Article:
anything like a fair representation of the state of the art in those early "times. From the
nature of this art its productions have proved more durable than those of painting, and

00*7 Scmlery.


hare come down to us in more numerous instances even than works of architecture.
Wliilo the latter have been destroyed, and their materials used up, works of sculpture,
being smaller, have remained burled, and from time to lime have been reproduced for
the instruction and enjoyment of modern nations.

As an art. or means of recording facts and representing ideas, sculpture has many
disadvantages as compared with painting, neither color nor picturesque backgrounds
being properly admissible in sculpture. To this rule, however, we shall find exceptions
in tire works of Ghibvrti in the 15th century.

Sculptures are distinguished by different terms, according to the nature and com-
pleteness of the work. Groups or" figures completely represented arc said to be " in the
round." Those only partially detached from the mass or background are said to be
"in relief." This, again, is called "high" or "low relief," according as the figure
stands fully or slightly above the mass behind it. The ancient Egyptians employed
another kind of relief, their figures being sunk below the surface, and only the prom-
inent portions remaing level witli it. In this case the background or unoccupied space
is not cut away, but the figures are worked downward into it. Another process is
called "intaglio," the whole figure being regularly designed and molded, but "cut
into" the material and inverted. This is usually applied to the making of gems and
seals. Another sculptural process is that used in the treatment of metals. As metals
are both harder than stone and more valuable, it is not possible to cut or grave works
out of masses of metal as is done in stone or gems. The metal is fused by heat, and
the form is given it while in that stale. This is done by first forming or molding
the design in clay or other soft material. Round the model thus formed a mold is
formed of sand, which is prepared and pressed round it in a wet stale till it takes the
complete form of the mold, which is then removed, and the liquefied metal poured
in. It takes the exact shape of the model by this means. These are said to be "cast,"
because of the casting of the liquid metal into the mold. Other processes, however,
have in the liner works to be applied. The metal retains the rough surface of the
sand in which it has chilled. It is therefore worked over with a graving tool to give
it a final surface, and express every delicacy of form intend -jd by the artist. In 301113

of iron or bronze, or cold in the case of silver and gold, softer metals, is beaten on th:
anvil into its form. A coarser and deeper method of engraving is called "chasing,''
where deeper sinkings and bolder prominence are given to the different parU of tiu

Of molding we have already spoken. We may now remark on the materials in use
for these various purposes. In sculpturing, or cutting designs or figures, we generally
find marbles have been employed, the most famous having been the "Parian," from
the isle of Paros, and the Pentelic, from the mountain of that name in Attica. Beside?
these, the ancients used numerous marbles white, and latterly colored; the late classi-
cal sculptors sometimes employing both white and black, or colored, in lumps on tho
same work, the colored marble being used for the dress or hair as it might be. Tha
Egyptians, besides the use of these materials and various k'nd^ of fine and coarse-
grained stone, employed porphyry, purple and black, an exceedingly hard and difficult
material to handle. The modern sculptors have used the white marble of Carrara in
Italy, an excellent material, but liable to veins and discoloralions, which are unfavora-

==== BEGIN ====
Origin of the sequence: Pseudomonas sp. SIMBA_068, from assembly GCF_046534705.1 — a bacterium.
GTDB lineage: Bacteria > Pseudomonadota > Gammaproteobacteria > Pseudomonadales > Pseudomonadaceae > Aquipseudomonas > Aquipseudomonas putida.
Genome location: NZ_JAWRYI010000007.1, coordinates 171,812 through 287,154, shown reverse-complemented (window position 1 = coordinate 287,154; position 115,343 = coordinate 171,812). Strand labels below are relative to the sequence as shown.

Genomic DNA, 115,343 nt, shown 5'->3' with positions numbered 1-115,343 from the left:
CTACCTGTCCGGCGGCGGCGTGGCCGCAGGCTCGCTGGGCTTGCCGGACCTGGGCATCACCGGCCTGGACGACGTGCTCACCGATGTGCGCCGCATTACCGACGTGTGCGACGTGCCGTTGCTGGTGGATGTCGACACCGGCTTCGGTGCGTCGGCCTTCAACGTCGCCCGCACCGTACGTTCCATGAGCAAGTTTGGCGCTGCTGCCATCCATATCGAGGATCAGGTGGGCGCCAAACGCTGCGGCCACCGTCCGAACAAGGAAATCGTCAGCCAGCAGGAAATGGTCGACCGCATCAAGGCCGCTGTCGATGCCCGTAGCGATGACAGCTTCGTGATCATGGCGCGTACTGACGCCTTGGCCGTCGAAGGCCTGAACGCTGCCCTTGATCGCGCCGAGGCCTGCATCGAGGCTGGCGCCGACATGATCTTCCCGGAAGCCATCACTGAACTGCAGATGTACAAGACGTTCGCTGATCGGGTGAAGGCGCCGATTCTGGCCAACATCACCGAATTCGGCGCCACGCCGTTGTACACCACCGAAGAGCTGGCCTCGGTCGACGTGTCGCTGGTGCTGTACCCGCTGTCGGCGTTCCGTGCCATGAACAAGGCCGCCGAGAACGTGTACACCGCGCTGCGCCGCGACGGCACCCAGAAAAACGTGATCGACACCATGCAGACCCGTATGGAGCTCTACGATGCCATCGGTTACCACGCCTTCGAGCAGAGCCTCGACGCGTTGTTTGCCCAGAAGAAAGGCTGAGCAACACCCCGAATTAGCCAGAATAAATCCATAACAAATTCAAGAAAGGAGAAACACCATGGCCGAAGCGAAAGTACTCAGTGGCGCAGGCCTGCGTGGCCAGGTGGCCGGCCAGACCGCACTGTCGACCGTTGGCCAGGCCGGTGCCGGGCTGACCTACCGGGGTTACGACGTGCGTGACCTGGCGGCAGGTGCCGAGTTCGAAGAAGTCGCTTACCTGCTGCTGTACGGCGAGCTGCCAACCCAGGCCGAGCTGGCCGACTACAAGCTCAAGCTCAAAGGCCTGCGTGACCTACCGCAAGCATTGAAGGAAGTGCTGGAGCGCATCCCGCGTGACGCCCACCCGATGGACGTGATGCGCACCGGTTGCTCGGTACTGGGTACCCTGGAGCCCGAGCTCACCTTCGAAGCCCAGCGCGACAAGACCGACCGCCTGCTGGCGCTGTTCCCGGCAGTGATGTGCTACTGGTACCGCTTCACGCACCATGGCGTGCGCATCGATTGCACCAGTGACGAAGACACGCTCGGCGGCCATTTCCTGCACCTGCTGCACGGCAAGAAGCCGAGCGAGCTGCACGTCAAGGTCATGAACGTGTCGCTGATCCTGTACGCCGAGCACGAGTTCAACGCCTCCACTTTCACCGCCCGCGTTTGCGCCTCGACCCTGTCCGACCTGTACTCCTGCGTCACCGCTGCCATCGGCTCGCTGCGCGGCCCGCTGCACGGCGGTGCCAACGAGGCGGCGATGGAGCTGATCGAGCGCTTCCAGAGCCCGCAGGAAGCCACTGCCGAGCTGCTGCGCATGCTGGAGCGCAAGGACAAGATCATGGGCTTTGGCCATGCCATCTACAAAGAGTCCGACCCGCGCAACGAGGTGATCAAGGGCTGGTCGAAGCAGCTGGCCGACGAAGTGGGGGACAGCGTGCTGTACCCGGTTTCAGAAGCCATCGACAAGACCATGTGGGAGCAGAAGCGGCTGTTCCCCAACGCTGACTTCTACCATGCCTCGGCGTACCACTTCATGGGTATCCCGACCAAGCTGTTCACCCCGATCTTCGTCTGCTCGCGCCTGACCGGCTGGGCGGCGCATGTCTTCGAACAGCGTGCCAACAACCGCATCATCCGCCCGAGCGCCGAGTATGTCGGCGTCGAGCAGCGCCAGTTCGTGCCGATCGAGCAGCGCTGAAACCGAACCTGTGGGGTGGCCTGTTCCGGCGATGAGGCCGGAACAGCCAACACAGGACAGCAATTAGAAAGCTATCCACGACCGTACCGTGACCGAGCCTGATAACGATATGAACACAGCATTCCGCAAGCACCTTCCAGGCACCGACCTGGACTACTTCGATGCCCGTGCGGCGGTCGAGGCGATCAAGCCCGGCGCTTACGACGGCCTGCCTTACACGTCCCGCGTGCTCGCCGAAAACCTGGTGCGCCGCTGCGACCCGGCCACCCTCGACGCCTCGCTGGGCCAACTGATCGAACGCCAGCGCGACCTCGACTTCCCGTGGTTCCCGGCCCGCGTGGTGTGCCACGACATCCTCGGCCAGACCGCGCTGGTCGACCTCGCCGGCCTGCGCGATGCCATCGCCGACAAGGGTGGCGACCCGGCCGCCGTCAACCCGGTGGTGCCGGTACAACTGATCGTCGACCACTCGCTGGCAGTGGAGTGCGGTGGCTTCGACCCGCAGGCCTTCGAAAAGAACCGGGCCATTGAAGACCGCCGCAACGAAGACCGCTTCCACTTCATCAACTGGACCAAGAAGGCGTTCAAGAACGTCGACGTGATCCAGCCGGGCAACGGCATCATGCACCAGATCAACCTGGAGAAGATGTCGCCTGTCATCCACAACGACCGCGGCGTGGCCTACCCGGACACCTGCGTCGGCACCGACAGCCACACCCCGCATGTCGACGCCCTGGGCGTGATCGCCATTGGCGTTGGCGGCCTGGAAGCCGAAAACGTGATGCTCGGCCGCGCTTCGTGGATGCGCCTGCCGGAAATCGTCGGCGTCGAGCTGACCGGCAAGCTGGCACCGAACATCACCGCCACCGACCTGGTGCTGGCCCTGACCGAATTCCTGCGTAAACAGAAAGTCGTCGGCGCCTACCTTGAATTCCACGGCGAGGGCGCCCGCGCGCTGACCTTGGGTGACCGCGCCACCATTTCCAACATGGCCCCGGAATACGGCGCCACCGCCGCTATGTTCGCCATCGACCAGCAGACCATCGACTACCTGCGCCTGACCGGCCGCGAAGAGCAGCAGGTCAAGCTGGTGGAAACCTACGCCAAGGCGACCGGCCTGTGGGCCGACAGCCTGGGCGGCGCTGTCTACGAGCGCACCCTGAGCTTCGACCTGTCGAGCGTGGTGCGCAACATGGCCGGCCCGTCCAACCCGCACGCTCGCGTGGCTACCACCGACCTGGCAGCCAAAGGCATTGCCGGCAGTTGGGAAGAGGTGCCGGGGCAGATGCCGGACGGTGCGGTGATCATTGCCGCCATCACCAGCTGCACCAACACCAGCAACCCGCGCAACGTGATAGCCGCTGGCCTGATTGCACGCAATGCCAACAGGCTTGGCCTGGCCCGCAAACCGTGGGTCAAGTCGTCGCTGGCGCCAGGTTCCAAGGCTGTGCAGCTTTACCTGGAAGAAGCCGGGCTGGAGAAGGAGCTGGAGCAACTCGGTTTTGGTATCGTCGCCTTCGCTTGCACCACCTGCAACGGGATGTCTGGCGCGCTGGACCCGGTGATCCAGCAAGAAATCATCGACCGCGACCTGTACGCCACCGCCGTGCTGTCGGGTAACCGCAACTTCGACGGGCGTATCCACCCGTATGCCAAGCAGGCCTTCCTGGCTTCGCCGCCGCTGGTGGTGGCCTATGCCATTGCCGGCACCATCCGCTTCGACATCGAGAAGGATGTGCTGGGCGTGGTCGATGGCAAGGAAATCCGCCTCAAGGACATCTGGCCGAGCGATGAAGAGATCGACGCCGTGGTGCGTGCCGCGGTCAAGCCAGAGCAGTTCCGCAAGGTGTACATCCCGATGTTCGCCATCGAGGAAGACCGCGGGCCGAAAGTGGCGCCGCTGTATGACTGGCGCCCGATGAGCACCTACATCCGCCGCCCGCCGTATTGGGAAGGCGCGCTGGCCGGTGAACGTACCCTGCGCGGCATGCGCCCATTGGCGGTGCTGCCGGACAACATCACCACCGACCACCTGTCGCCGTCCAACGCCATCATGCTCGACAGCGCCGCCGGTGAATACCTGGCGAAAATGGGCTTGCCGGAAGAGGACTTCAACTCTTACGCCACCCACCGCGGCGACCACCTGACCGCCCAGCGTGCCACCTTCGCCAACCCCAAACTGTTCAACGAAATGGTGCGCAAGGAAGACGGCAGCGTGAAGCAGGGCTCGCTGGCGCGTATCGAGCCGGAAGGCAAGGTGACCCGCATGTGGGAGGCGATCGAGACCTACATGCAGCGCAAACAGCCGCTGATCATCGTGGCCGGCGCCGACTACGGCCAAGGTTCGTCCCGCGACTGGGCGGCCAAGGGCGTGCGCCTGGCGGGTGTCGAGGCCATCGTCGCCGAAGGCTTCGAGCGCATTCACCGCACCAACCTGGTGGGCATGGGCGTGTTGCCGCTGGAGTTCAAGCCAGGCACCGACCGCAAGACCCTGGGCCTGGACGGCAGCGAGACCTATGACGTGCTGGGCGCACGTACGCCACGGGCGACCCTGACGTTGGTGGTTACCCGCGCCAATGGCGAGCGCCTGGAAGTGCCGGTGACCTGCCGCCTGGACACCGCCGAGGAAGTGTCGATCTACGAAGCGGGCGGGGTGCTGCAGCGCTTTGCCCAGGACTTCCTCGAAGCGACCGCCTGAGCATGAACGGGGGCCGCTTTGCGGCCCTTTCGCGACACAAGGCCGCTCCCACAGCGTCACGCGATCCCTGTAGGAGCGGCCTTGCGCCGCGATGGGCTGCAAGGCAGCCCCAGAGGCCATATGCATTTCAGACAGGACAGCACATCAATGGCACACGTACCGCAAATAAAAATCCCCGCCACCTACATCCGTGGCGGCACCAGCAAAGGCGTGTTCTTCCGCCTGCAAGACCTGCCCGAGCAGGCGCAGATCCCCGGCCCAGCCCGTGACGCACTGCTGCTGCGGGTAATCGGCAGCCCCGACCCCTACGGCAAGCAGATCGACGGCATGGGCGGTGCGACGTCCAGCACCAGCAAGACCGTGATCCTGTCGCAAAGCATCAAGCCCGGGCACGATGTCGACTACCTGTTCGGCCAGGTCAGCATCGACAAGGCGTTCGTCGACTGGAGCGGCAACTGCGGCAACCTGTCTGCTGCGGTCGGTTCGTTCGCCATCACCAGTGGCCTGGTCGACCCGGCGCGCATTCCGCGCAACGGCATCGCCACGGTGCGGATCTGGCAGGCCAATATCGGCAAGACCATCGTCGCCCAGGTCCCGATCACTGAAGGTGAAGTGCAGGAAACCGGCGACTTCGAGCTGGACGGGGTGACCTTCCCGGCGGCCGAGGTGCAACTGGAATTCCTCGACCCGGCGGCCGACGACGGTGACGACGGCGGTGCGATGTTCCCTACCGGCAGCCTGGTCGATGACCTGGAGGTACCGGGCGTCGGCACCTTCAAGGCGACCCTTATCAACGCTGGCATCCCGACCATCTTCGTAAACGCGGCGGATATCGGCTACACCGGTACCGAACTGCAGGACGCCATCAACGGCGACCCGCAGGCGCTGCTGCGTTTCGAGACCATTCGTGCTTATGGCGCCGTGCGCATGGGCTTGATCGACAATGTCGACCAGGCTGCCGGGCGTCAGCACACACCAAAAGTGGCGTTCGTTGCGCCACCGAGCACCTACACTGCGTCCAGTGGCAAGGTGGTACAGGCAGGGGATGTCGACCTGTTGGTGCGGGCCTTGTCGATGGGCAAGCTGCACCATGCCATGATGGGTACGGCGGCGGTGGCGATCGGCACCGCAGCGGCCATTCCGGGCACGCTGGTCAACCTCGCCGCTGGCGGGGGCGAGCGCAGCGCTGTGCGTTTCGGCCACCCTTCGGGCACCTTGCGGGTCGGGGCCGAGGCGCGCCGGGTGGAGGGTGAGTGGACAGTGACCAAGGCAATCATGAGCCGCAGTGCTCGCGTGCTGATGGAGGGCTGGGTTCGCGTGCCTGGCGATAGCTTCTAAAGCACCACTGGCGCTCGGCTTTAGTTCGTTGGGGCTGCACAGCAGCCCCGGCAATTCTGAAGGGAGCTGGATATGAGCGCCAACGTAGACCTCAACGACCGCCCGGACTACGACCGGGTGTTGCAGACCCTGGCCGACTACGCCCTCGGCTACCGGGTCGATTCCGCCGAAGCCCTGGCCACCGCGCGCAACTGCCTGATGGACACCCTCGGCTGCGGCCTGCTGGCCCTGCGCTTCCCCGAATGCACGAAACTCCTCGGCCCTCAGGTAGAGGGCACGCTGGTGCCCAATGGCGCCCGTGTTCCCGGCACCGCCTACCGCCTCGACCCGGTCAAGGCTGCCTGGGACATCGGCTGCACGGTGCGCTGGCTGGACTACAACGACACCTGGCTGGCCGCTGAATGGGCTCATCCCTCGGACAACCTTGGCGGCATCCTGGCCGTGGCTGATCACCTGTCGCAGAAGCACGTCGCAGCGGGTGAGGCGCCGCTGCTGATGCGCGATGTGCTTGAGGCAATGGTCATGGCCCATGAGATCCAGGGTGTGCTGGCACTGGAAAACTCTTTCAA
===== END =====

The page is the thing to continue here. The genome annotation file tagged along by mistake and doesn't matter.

ble to the art. " Terra cotta," or burnt clay, Avas extensively in use both in ancient and
modern times; the clay being molded to the utmost delicacy while soft and then baked
to a red color. Singularly fine reliefs remain to us from the Etruscans and Greeks, as
well as from Egypt and elsewhere, as. may be seen in the British museum. It has also
been extensively used in modern times. The Egyptians modeled little figures in porce-
lain clay, and colored and enameled them after the fashion of porcelain, and vast num-
b-'.rs of" such are in most of our museums. The word "toreutic," from the Greek
word toreuo, to pierce or bore,' is usually applied to sculpture in metal. For this the
metal most appropriate and most generally used both in ancient and modern times, is
"bronze, ''a mixture of copper ami tin. It is also known as "brass." Other metals,
in small quantities, were also introduced, and various kinds of bronze have resulted
from this variety, as well as from the proportions of the two principal metals, the
method of fusion, etc. Egina, Delos, and Corinth made different kinds of bronze,
each of excellent quality. Besides this favorite metal, gold, silver, copper, and even
lead, and mixtures of lend and tin, "pewter," have been used for artistic sculpture.
In the celebrated period of Greek sculpture, gold and ivory were used together. These
statues, two of which were made by Phidias, were called "chryselephantine," that is,
of gold and ivory.

The ordinary modes of proceeding in sculpture have been very various; whether
the more celebrated sculptors of ancient times cut out their designs at once without
the previous rehearsal of a model, we do not know. It is, however, very probable.
The Egyptian bas-reliefs may still be seen in some of their tombs, lined out, and cor-
rected afterward by a master's hand previous to execution. Michael Angclo, the most
powerful of modern sculptors, is known to have worked many of his statues, without


the use of any model, out of Ihe blocks. Florence and the , Louvre (Paris), contain
marble sketches or unfinished figures thus roughed out. The length and size of the
chisel-marks show how boldly this great master went to work to within one-eighth of an

Online LibraryFrancis LieberLibrary of universal knowledge. A reprint of the last (1880) Edinburgh and London edition of Chambers' encyclopaedia, with copious additions by American editors (Volume 13) → online text (page 66 of 203)